Police believe Filipino suicide bombers behind attack on army camp

Soldiers walk by after an armed attack in front of the temporary headquarters of the army's First Brigade Combat team, in Jolo on the southern island of Mindanao, on June 28, 2019.
Soldiers walk by after an armed attack in front of the temporary headquarters of the army's First Brigade Combat team, in Jolo on the southern island of Mindanao, on June 28, 2019.PHOTO: AFP

MANILA - Police believe Filipinos were behind an explosion last week which killed three soldiers and three civilians.

If confirmed, it would be the first case of local militants carrying out a suicide attack.

"What we know, and the (military) knows this, (is that) they are Filipinos. They are not foreign nationals," General Oscar Albayalde, head of the 170,000-strong police force, told reporters on Monday (July 1).

However, Defence Secretary Delfin Lorenzana said in a separate news briefing that nothing was conclusive yet.

"Somebody said the bombers were Indonesians, somebody said Filipinos. But let us wait," he said.

If confirmed, the information suggests that the Islamic State's ultra-radical teachings have taken deeper root among Filipino militants.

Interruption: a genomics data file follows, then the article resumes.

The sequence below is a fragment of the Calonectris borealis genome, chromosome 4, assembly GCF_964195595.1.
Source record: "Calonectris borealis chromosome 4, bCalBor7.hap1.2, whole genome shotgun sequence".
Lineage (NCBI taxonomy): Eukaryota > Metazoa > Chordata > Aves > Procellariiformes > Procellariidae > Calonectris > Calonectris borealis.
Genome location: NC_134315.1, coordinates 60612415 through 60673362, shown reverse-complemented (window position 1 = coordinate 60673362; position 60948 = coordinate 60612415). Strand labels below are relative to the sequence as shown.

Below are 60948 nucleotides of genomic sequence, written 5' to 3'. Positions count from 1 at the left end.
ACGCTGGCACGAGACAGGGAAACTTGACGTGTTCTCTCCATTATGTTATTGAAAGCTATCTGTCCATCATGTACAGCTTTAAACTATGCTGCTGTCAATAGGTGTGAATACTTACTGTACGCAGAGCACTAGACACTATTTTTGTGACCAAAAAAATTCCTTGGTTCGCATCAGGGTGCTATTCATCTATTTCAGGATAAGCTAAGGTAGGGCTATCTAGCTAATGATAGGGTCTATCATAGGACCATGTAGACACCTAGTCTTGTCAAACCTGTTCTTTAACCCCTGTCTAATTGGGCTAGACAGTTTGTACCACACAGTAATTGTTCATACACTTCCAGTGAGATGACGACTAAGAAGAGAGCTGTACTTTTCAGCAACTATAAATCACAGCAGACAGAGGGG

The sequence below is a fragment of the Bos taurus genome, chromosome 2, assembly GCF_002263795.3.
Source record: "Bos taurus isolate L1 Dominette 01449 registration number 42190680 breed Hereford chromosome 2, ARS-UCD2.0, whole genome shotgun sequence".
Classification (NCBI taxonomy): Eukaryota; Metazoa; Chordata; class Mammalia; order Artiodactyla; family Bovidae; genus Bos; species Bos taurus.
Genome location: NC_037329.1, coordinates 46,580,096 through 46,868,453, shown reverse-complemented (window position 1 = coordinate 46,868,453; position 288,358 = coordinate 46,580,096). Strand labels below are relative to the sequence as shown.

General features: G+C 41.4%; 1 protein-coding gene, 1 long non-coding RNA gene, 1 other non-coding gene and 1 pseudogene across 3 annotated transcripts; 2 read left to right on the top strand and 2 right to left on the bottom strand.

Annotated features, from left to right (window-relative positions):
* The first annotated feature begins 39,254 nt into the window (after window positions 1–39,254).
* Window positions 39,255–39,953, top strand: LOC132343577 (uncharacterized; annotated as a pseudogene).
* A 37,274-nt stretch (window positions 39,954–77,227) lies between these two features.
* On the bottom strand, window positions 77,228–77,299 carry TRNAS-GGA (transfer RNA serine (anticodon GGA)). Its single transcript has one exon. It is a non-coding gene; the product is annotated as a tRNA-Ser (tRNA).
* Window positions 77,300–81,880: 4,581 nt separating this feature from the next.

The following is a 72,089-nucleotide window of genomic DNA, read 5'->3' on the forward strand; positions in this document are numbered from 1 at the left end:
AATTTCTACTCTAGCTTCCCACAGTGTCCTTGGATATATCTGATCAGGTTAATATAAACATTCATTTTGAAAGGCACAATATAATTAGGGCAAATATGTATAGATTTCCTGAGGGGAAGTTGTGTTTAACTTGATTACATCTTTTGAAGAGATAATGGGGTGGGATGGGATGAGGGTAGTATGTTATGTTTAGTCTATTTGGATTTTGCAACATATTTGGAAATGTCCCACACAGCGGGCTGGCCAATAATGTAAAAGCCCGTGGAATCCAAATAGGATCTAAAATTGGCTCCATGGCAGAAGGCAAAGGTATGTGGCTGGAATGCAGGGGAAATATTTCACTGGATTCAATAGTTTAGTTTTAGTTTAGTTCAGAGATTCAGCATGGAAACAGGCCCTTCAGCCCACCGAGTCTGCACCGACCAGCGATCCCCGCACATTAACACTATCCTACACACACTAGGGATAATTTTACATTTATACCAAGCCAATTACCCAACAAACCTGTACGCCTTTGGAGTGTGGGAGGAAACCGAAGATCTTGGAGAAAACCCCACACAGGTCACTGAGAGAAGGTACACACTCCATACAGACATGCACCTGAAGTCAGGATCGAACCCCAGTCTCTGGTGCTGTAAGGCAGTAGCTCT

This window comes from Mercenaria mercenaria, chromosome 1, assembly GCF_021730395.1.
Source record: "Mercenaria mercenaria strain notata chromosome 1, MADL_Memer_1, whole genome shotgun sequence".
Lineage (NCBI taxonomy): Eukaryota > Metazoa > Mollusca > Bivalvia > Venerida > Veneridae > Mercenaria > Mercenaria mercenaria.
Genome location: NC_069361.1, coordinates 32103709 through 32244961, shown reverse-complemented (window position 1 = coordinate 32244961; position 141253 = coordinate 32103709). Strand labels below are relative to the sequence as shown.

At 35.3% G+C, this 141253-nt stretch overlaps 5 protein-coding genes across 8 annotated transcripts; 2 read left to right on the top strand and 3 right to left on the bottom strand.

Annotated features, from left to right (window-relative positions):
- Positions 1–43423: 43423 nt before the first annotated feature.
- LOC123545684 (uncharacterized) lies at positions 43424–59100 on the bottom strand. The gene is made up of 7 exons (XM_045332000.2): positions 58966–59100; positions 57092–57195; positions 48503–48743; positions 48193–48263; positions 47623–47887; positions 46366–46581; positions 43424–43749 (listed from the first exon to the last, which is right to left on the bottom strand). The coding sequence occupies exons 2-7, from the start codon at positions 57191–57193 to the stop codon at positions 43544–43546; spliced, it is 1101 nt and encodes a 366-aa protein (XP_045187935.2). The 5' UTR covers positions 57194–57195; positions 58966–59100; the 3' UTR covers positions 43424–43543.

"Yes, yes, I believe… this has raised the level of extremism here," said Mr Lorenzana.

 
 

Last Friday, two militants set off bombs strapped to their bodies at a temporary camp of a special army counter-terrorism unit in Indanan town on Jolo island, in the Philippines' restive south.

Three soldiers who were manning the camp's gate died along with three civilians who were nearby. The two attackers were also killed.

The Islamic State in Iraq and Syria (ISIS) has claimed responsibility for the attack.

A tweet last Saturday by the director of the Site Intelligence Group, which monitors extremist groups, showed a photo of two militants who ISIS claim carried out the attacks.

They appear to be in their 20s, Asian and wearing what appeared to be vests laden with bombs.

There have been two other instances of suicide bombings in the Philippines. But both involved militants from abroad.

Security officials and some analysts have long assumed that local extremist groups like the Abu Sayyaf, although pledging allegiance to ISIS and providing sanctuary to militants from abroad, eschew suicide attacks as a weapon.

In January, an Indonesian couple, with help from a faction of the ISIS-linked Abu Sayyaf group, attacked Jolo's Roman Catholic cathedral, killing 23 people and wounding at least 100.

In July last year, a Moroccan, identified as Abu Kathir Al-Maghribi, detonated bombs hidden inside a van he drove to an army checkpoint on Basilan island, near Jolo. The blast instantly killed a soldier, five paramilitaries, four civilians - including a mother and her child - and the bomber.

Major-General Cirilito Sobejana, head of the Western Mindanao Command, said on Sunday that Al-Maghribi's 14-year-old son could have been one of the bombers in last Friday's attacks on the camp of the 1,500-man First Brigade Combat team, which was especially trained to go after the Abu Sayyaf.

The Abu Sayyaf, founded in the 1990s with seed money from Osama bin Laden's Al-Qaeda network, has been tagged as the top suspect in the attack.

"I think we have a lot of work to do," Mr Lorenzana said on Monday.